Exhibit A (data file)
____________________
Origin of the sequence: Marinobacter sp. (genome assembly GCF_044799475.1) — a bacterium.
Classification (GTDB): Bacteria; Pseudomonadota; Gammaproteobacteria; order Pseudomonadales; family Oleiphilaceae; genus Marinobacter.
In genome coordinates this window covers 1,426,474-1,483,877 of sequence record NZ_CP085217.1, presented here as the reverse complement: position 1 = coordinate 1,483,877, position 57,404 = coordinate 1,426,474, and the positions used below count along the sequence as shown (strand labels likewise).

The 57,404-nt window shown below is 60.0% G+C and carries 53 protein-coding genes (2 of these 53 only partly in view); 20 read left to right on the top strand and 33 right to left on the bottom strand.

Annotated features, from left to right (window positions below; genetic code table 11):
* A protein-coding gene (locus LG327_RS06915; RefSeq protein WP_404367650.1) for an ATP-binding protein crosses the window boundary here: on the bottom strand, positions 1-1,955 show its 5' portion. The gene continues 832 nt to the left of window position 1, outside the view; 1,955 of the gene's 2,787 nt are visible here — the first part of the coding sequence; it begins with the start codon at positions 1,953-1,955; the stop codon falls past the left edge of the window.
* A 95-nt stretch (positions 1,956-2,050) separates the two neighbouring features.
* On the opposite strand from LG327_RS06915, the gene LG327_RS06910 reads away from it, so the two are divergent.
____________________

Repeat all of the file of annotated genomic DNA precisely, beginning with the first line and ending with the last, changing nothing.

Origin of the sequence: Marinobacter sp. (genome assembly GCF_044799475.1) — a bacterium.
Classification (GTDB): Bacteria; Pseudomonadota; Gammaproteobacteria; order Pseudomonadales; family Oleiphilaceae; genus Marinobacter.
In genome coordinates this window covers 1,426,474-1,483,877 of sequence record NZ_CP085217.1, presented here as the reverse complement: position 1 = coordinate 1,483,877, position 57,404 = coordinate 1,426,474, and the positions used below count along the sequence as shown (strand labels likewise).

The 57,404-nt window shown below is 60.0% G+C and carries 53 protein-coding genes (2 of these 53 only partly in view); 20 read left to right on the top strand and 33 right to left on the bottom strand.

Annotated features, from left to right (window positions below; genetic code table 11):
* A protein-coding gene (locus LG327_RS06915; RefSeq protein WP_404367650.1) for an ATP-binding protein crosses the window boundary here: on the bottom strand, positions 1-1,955 show its 5' portion. The gene continues 832 nt to the left of window position 1, outside the view; 1,955 of the gene's 2,787 nt are visible here — the first part of the coding sequence; it begins with the start codon at positions 1,953-1,955; the stop codon falls past the left edge of the window.
* A 95-nt stretch (positions 1,956-2,050) separates the two neighbouring features.
* On the opposite strand from LG327_RS06915, the gene LG327_RS06910 reads away from it, so the two are divergent.